Obama, Romney Make Mad Dash for Swing States

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If you want to find President Obama and GOP challenger Mitt Romney over the next few weeks, look in the nearest swing state.

This election is as close as they come and will boil down to nine key states: Colorado, Nevada, Iowa, Wisconsin, Ohio, Virginia, North Carolina, Florida, and New Hampshire.

'Swing County' Colorado

Jefferson County, Colo., is a swing county in a swing state. Both Romney and the president have been campaigning here for months because they know if they can win this county, they can win the state. And if they win Colorado, they can win the presidency.

Jefferson county resident Matt Ankenbruck is one of the sought-after undecided voters.

"I'm not much of a political person," Ankenbruck said. "I try to get myself informed enough when the election is coming."

He voted for Obama in 2008, but his candidate's performance in the first 2012 debate has him looking at his options.

"That put Mitt Romney in a very good light for me," he told CBN News. "It was really sad to see that President Obama didn't do such a good job in that debate."

"I'm much more leaning to Governor Romney than Barack Obama," he said.

Florida and Ohio

When it comes to swing states, Ohio often plays a key role, and both candidates have been spending lots of time there. After all, the Buckeye State has chosen the winner of each presidential race except one in the last 65 years.

For Obama or Romney to win the presidency, they will need 270 electoral votes. That makes Florida a prime goal because of all the swing states, it's the biggest prize with 29 votes.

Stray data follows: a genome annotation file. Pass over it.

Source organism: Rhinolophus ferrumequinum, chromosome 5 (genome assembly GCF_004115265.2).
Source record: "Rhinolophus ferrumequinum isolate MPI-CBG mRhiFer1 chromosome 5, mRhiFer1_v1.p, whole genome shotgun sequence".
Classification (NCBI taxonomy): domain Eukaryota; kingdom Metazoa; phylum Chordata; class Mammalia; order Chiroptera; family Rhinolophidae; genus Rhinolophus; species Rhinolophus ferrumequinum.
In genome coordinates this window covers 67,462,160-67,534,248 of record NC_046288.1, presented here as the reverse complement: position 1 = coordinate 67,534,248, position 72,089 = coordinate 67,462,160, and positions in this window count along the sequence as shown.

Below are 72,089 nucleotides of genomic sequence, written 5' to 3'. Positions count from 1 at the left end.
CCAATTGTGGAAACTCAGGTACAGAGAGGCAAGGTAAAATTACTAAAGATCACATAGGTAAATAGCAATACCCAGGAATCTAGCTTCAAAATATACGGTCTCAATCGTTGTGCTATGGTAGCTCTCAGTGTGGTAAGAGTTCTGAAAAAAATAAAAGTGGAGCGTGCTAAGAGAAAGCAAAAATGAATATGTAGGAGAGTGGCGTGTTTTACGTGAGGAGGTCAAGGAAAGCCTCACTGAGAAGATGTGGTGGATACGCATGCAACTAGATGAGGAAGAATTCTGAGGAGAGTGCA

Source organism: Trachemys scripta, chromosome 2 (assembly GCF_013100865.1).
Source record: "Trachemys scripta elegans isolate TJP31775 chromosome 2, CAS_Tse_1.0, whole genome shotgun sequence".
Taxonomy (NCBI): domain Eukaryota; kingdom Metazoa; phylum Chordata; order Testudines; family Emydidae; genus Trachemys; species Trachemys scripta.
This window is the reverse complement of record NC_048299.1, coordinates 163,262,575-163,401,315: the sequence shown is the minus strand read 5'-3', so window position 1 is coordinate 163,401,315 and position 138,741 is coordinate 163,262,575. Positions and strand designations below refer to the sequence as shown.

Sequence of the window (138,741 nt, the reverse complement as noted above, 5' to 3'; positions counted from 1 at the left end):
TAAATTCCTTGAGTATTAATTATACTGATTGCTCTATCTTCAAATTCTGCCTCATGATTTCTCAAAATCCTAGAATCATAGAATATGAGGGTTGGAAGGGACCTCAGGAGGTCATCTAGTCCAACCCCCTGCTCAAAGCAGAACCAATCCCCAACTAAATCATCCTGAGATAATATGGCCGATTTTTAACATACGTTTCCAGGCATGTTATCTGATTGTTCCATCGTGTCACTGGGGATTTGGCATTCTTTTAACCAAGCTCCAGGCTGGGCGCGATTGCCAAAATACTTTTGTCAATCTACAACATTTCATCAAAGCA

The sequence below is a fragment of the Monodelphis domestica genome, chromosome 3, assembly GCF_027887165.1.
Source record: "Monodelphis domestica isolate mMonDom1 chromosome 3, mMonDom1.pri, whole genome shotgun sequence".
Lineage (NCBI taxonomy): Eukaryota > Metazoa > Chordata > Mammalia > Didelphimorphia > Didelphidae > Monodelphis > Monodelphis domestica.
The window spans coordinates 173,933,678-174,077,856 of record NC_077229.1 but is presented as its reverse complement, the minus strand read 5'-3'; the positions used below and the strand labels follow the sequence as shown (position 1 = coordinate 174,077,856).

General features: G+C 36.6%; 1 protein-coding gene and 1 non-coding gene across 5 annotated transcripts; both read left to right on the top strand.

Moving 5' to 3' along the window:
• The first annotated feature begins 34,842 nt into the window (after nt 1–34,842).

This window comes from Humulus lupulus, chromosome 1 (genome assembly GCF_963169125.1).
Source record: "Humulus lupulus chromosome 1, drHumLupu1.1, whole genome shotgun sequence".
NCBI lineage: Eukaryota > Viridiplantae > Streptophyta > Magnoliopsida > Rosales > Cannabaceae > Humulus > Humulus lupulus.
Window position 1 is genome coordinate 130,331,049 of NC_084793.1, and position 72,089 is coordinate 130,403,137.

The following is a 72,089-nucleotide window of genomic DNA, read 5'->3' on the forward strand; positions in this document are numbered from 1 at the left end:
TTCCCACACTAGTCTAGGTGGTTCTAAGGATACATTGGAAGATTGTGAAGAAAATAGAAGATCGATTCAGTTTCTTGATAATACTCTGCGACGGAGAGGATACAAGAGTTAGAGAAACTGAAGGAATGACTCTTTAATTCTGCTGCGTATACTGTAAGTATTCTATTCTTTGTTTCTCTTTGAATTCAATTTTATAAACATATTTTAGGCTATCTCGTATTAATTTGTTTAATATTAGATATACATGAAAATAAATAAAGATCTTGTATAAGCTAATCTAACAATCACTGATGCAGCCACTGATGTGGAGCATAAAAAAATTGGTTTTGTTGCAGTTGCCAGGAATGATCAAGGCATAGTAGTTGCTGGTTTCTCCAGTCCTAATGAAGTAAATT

Sunshine State voters are split over the candidates, and poll margins are razor thin.

"I'm an Obama guy because he has rolled up his sleeves and connected with me," Florida resident Sidney Brown said. "He knows how I've lived, how I feel."

"We're supporting Mitt Romney certainly," another Florida resident said. "And the reason why is we had promises four years ago, and none of those promises have been kept."

Organization on the ground could provide a slight edge to the president.

"Obama has like 75-80 offices, organized across the state, all focused on getting out the vote," NOVA Southeastern University professor Charles Zelden said. "I think Romney has 20, maybe 25. So, he's really dependent on the Tea Partiers to make up that gap."

Both campaigns are also dependent on their campaign ads. So far, close to a billion dollars have been spent in just these nine states and voters should plan on an avalanche of spots. Then in a couple of weeks it will be over until the next campaign starts.

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David Brody is an Emmy Award-winning veteran news journalist who has interviewed many prominent national figures during his career of nearly 25 years. Currently, David covers the White House and interviews national newsmakers across the country.  Follow David on Twitter @TheBrodyFile and "like" him at Facebook.com/TheBrodyFile.